“The treatment itself is ground-breaking but we need to put the foundations in place to deliver this high quality care.”
“We know that being looked after by stroke specialists in a stroke unit makes good outcomes after stroke more likely, as does giving the clot busting drug thrombolysis. Now we have another tool in the box, thrombectomy; a special wire is inserted to pull out the clot from the blocked artery, to restore blood flow and so improve outcomes. We have been discussing today how to implement this into routine practice.”
Early discussions suggest the new treatment will need to be delivered at specialist centres following a thrombolysis which can be given at the patient’s local hospital. Practitioners trained in thrombectomy will need to have an understanding of cerebral circulation (the way that blood flows through the brain), and an appreciation that the blood vessels in the brain are much more delicate than elsewhere in the body. It is also important to recognise that because the process may have to be done in two stages; in hospital then at a specialist centre, this has implications both in time delay and also financially.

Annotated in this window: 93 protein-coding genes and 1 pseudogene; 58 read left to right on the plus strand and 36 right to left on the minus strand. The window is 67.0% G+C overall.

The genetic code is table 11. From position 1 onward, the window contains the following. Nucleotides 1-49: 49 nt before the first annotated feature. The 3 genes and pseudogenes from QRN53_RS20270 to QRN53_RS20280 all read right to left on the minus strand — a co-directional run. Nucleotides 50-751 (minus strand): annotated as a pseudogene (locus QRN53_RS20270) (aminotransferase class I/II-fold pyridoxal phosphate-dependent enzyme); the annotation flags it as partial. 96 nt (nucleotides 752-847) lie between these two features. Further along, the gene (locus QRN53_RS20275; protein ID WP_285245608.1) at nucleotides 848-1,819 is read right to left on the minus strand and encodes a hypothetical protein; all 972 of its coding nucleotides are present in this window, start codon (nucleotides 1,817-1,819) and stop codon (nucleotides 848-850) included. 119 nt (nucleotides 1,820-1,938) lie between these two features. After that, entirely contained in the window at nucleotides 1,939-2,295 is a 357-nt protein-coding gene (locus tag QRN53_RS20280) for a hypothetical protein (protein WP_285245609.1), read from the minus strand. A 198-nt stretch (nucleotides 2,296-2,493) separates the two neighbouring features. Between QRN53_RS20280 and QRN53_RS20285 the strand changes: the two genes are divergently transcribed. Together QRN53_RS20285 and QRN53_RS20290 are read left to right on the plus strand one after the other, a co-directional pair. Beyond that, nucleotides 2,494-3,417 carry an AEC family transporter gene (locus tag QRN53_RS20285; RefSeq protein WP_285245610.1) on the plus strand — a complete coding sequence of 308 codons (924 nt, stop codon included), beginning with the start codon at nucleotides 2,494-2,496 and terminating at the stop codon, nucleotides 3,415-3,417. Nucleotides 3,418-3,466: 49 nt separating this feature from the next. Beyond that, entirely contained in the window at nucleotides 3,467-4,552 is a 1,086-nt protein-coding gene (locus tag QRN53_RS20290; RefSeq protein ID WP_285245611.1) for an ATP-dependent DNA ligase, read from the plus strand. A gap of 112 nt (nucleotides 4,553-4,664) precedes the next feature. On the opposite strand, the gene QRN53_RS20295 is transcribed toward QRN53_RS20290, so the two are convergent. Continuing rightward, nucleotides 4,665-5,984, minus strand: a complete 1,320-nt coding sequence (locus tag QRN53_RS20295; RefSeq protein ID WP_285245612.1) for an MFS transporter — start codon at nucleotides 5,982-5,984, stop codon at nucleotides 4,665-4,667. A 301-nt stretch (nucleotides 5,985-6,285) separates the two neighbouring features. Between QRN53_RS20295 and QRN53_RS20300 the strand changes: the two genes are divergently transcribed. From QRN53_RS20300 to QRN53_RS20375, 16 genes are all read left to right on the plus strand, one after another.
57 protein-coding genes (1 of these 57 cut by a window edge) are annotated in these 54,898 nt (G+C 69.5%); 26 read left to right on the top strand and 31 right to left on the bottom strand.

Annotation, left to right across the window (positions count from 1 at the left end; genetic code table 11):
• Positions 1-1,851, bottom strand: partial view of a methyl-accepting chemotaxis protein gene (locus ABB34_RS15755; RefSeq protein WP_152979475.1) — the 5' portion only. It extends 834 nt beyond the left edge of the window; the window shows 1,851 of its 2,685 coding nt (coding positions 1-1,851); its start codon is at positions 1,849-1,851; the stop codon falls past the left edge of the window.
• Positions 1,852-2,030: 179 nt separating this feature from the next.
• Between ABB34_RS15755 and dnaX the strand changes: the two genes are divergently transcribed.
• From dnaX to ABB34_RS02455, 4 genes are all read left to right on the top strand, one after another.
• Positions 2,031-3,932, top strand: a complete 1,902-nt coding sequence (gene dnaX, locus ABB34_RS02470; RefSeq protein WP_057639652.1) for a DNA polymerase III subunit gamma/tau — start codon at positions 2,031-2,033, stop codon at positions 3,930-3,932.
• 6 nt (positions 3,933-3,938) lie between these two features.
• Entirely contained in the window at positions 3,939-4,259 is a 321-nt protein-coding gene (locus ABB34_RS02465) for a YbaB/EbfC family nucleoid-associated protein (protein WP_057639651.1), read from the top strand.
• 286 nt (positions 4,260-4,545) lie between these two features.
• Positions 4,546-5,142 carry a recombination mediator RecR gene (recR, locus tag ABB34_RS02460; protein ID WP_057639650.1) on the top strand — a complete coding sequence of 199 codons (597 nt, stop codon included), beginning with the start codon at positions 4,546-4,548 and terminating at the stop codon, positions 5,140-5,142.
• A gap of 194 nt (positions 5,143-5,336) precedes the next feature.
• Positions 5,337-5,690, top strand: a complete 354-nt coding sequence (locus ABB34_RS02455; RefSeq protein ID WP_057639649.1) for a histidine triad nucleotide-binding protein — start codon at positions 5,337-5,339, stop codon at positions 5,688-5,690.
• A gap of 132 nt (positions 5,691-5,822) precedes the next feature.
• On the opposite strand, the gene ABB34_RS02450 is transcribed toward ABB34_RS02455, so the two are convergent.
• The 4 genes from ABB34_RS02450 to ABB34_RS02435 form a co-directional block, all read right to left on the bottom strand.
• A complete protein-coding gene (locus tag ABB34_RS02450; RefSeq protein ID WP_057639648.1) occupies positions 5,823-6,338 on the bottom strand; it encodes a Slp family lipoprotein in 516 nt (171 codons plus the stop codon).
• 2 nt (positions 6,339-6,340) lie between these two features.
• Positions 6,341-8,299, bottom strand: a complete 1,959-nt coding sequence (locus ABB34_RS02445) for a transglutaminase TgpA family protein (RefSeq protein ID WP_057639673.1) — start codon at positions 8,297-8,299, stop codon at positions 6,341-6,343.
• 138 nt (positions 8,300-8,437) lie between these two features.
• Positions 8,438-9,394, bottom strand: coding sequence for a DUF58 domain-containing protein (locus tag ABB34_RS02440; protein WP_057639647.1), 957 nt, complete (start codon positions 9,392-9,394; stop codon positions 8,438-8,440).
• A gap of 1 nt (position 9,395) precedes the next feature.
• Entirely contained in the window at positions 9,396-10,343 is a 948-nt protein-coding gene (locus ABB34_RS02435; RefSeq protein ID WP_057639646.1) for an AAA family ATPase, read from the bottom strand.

Professor Watkins said: “The costs of reorganising stroke services to ensure that this new treatment can be offered to those who are suitable is something that needs to be considered and work is already underway to find the best approach. Thombectomy is technically challenging, it requires training, practice and then frequent delivery to maintain staff skills. This is without doubt a team effort, delivering in a timely manner, on a clearly defined and accelerated pathway.”
Professor Dennis added: “We are pushing the boundaries of hyper-acute stroke care. If there is one thing that is fundamental to delivery of good stroke care it is expert clinicians and superb nursing, with a team that works well together.”
Plans to roll out the new treatment method come as a worldwide study into the best nursing methods for different types of stroke gets underway with 20,000 participants from six countries taking part; 5,000 of these will be from the UK.